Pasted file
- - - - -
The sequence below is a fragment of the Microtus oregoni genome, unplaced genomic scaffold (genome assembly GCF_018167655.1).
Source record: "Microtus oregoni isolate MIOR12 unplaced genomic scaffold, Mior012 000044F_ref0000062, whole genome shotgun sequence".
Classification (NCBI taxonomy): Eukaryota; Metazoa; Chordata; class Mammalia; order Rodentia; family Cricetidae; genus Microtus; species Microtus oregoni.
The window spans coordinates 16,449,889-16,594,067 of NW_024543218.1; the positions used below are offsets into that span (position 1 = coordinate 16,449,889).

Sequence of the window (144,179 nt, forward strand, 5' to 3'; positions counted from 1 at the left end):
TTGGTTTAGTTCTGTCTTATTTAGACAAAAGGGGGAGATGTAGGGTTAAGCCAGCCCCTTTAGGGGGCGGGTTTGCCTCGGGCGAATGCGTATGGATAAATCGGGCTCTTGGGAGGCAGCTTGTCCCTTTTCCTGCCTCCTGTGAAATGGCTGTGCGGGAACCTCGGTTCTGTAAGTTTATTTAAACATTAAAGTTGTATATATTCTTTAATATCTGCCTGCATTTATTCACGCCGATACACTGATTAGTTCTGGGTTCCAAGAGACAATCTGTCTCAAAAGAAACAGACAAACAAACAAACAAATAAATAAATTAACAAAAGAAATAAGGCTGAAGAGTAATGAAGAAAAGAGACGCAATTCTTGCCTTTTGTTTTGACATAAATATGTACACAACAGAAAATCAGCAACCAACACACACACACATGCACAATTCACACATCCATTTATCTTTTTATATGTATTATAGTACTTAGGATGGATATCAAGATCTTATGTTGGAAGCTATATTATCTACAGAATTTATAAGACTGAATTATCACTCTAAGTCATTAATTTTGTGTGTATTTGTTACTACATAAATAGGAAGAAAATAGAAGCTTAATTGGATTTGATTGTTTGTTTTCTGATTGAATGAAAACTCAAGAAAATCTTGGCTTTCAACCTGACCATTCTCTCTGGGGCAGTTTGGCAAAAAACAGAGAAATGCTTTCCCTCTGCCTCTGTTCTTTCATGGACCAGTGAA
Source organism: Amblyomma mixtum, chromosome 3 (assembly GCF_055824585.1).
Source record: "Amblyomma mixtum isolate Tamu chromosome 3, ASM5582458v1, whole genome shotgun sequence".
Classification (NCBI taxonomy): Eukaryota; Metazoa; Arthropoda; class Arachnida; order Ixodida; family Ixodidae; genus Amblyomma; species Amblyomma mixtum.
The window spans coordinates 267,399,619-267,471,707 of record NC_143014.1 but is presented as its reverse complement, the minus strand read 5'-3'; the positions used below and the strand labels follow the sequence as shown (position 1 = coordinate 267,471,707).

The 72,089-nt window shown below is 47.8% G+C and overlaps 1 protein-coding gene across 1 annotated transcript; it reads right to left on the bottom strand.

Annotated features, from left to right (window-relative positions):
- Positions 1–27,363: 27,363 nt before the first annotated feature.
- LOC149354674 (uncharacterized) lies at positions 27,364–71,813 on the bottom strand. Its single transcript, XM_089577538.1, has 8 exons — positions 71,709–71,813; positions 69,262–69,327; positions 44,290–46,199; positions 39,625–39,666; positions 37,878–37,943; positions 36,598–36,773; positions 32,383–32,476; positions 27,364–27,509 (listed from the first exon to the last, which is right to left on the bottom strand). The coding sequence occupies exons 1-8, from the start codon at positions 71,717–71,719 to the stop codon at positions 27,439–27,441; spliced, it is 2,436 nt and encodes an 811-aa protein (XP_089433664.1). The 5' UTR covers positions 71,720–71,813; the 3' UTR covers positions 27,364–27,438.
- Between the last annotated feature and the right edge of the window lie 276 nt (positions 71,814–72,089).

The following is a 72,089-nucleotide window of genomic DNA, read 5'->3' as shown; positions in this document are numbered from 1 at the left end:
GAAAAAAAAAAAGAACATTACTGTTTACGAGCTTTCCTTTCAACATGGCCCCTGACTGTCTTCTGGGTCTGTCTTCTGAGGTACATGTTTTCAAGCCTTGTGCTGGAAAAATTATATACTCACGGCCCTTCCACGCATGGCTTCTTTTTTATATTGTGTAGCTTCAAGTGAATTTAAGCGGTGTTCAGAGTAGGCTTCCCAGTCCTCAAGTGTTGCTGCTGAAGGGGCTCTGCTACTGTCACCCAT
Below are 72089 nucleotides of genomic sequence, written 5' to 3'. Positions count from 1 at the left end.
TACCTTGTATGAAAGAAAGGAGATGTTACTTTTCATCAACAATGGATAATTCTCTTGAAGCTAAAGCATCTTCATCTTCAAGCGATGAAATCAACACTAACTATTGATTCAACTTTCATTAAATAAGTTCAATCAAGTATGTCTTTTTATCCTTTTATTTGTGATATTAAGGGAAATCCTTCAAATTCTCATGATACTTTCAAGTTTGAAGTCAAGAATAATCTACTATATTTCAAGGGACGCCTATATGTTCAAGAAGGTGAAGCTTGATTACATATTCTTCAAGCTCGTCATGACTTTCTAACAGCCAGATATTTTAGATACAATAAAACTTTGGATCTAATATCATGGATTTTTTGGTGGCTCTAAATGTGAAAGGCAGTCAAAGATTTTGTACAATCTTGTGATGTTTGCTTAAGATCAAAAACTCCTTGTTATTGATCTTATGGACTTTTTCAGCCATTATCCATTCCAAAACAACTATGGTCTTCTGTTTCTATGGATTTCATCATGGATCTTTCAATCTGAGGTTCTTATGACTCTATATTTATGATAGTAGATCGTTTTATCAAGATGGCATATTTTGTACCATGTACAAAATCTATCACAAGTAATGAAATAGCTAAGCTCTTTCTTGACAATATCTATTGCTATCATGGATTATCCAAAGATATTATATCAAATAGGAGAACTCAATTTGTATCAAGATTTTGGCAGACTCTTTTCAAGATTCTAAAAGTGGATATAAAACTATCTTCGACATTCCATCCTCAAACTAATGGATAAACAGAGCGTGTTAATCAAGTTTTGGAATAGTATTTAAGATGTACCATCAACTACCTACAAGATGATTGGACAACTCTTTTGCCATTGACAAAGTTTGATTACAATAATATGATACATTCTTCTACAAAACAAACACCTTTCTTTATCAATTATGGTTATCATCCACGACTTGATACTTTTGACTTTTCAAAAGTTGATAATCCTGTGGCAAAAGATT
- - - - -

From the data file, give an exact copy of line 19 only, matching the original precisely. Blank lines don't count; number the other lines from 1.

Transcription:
TACCTTGTATGAAAGAAAGGAGATGTTACTTTTCATCAACAATGGATAATTCTCTTGAAGCTAAAGCATCTTCATCTTCAAGCGATGAAATCAACACTAACTATTGATTCAACTTTCATTAAATAAGTTCAATCAAGTATGTCTTTTTATCCTTTTATTTGTGATATTAAGGGAAATCCTTCAAATTCTCATGATACTTTCAAGTTTGAAGTCAAGAATAATCTACTATATTTCAAGGGACGCCTATATGTTCAAGAAGGTGAAGCTTGATTACATATTCTTCAAGCTCGTCATGACTTTCTAACAGCCAGATATTTTAGATACAATAAAACTTTGGATCTAATATCATGGATTTTTTGGTGGCTCTAAATGTGAAAGGCAGTCAAAGATTTTGTACAATCTTGTGATGTTTGCTTAAGATCAAAAACTCCTTGTTATTGATCTTATGGACTTTTTCAGCCATTATCCATTCCAAAACAACTATGGTCTTCTGTTTCTATGGATTTCATCATGGATCTTTCAATCTGAGGTTCTTATGACTCTATATTTATGATAGTAGATCGTTTTATCAAGATGGCATATTTTGTACCATGTACAAAATCTATCACAAGTAATGAAATAGCTAAGCTCTTTCTTGACAATATCTATTGCTATCATGGATTATCCAAAGATATTATATCAAATAGGAGAACTCAATTTGTATCAAGATTTTGGCAGACTCTTTTCAAGATTCTAAAAGTGGATATAAAACTATCTTCGACATTCCATCCTCAAACTAATGGATAAACAGAGCGTGTTAATCAAGTTTTGGAATAGTATTTAAGATGTACCATCAACTACCTACAAGATGATTGGACAACTCTTTTGCCATTGACAAAGTTTGATTACAATAATATGATACATTCTTCTACAAAACAAACACCTTTCTTTATCAATTATGGTTATCATCCACGACTTGATACTTTTGACTTTTCAAAAGTTGATAATCCTGTGGCAAAAGATT